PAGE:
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State’s rape technicality is wrong

Rape is a heinous crime, period. But in some circumstances, it is legal in Ohio.

No, you did not misread that.

Though state law makes raping a spouse a crime, there is a loophole: According to a report in The Columbus Dispatch, the law “prevents rape charges from being filed when a spouse was drugged, unconscious or otherwise incapacitated.”

Members of the General Assembly’s Democratic Women’s Legislative Caucus want that changed to make raping a spouse illegal in any situation. Frankly, all members of the General Assembly should want that change.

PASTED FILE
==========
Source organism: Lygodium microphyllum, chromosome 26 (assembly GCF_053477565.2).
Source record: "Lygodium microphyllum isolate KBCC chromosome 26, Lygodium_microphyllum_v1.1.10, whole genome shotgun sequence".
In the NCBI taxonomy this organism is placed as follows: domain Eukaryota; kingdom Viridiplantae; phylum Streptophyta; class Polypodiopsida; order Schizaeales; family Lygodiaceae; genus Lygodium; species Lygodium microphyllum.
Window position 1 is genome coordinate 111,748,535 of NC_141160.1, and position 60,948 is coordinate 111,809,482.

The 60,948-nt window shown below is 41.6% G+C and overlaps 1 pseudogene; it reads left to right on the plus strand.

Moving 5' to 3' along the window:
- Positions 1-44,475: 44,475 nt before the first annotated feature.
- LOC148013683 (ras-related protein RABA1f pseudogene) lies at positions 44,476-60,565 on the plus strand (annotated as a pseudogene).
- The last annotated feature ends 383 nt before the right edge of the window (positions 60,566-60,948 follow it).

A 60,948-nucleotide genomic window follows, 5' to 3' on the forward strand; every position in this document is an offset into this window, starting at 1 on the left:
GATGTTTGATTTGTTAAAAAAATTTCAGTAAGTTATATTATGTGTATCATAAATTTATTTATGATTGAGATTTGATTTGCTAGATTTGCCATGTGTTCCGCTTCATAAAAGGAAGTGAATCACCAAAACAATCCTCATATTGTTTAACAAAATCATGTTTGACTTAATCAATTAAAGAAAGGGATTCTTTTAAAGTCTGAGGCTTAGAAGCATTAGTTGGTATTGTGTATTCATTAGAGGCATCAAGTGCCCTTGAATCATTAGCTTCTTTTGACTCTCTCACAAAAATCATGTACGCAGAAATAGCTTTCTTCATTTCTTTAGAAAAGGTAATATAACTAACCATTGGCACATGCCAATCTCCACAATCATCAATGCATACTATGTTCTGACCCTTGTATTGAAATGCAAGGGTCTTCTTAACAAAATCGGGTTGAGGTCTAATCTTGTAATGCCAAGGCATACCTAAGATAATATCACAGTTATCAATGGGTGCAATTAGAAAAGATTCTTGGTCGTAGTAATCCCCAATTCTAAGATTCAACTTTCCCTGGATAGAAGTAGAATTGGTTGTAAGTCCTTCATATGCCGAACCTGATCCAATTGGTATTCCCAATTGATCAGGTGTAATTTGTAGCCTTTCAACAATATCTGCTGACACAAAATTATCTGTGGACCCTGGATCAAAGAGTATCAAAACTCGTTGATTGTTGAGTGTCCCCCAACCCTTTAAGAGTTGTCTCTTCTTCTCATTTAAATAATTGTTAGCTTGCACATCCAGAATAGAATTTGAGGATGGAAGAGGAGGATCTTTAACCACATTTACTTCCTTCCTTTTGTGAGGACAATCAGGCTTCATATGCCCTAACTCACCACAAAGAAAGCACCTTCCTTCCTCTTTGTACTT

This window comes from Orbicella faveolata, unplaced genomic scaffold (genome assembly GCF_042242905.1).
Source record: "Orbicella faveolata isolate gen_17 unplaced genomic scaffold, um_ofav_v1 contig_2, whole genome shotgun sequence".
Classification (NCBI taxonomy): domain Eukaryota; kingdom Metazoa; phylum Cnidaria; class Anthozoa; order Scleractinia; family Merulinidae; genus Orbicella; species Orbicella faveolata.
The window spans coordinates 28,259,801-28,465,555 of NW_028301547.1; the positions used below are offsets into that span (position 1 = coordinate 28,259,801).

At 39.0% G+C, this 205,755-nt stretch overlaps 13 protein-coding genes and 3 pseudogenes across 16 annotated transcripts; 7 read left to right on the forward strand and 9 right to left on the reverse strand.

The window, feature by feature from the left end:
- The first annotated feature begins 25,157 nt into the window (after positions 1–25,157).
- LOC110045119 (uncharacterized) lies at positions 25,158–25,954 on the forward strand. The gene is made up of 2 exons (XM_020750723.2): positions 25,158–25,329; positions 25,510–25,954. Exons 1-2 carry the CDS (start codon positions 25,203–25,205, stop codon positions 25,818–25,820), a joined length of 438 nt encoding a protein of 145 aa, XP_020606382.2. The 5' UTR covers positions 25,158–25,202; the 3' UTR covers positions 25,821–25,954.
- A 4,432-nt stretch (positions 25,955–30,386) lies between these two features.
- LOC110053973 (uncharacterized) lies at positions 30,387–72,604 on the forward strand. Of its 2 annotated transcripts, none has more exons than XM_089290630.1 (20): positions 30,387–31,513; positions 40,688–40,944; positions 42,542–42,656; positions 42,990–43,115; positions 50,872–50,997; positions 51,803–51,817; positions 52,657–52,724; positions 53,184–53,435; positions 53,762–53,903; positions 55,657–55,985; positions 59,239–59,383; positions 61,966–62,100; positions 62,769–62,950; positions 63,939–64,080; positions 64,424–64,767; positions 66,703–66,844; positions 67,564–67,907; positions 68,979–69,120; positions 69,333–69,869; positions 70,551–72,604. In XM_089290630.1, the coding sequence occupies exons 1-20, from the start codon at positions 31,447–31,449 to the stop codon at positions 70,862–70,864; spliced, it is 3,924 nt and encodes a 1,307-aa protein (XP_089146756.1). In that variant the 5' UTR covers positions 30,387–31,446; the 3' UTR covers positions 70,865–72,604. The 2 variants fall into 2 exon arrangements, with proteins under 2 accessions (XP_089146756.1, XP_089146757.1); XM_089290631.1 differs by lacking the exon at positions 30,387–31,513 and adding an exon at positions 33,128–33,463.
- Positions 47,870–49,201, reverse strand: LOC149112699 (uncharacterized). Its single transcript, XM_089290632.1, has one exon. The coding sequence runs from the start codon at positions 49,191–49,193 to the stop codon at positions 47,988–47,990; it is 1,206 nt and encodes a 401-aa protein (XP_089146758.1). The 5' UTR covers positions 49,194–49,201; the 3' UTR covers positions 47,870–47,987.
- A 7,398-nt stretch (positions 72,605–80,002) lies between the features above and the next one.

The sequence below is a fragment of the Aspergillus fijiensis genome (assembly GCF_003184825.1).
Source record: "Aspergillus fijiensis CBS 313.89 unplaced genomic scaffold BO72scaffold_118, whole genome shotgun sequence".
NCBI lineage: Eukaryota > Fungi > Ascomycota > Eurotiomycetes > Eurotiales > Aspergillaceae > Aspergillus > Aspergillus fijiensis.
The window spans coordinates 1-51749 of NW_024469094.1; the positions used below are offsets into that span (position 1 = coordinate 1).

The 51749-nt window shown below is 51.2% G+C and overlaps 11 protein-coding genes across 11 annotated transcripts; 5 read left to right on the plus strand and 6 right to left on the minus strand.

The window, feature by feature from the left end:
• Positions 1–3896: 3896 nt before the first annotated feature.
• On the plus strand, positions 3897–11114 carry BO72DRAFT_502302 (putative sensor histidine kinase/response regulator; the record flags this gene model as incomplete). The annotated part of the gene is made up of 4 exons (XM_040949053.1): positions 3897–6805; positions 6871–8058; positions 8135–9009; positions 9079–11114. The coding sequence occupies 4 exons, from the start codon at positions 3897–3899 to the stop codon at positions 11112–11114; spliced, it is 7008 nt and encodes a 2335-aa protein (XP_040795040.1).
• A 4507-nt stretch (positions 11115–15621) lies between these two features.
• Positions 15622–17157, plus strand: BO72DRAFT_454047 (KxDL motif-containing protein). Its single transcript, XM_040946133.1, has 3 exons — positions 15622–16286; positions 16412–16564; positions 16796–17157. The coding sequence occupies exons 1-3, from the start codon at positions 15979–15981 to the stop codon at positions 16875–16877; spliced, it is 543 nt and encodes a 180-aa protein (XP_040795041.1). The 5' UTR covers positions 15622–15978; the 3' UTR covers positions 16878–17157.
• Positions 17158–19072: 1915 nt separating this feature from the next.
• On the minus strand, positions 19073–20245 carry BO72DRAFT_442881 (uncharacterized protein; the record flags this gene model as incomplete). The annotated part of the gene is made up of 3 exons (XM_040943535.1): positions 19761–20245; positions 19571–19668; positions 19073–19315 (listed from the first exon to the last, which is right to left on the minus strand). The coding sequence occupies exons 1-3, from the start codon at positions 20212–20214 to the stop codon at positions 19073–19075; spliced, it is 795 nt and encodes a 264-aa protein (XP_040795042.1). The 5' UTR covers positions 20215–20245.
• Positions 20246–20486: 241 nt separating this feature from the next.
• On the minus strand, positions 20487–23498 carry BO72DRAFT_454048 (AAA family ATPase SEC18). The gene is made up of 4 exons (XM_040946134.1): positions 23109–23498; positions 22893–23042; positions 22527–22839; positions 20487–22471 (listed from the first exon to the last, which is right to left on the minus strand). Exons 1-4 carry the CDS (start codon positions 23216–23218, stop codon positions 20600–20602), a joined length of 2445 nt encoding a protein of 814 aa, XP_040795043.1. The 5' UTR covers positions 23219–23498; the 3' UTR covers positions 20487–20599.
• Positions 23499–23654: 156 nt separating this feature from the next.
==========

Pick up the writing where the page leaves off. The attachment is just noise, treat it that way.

Reportedly, the state Prosecuting Attorneys Association once opposed it. Some PAA members worried it might create problems with false claims. But the association no longer argues against eliminating the loophole, the Dispatch reports.

Good.

“No individual should ever have the ability to rape someone based on their legal status to that person,” said Rep. Kristin Boggs, D-Columbus, last week. “The fact that this still exists in our code as an exception is despicable.”

False claims can be made in any rape case. The burden of proof always rests on prosecutors.

Lawmakers should do away with the technicality, and do a better job of protecting victims of domestic violence.

Rape under any circumstances is wrong.

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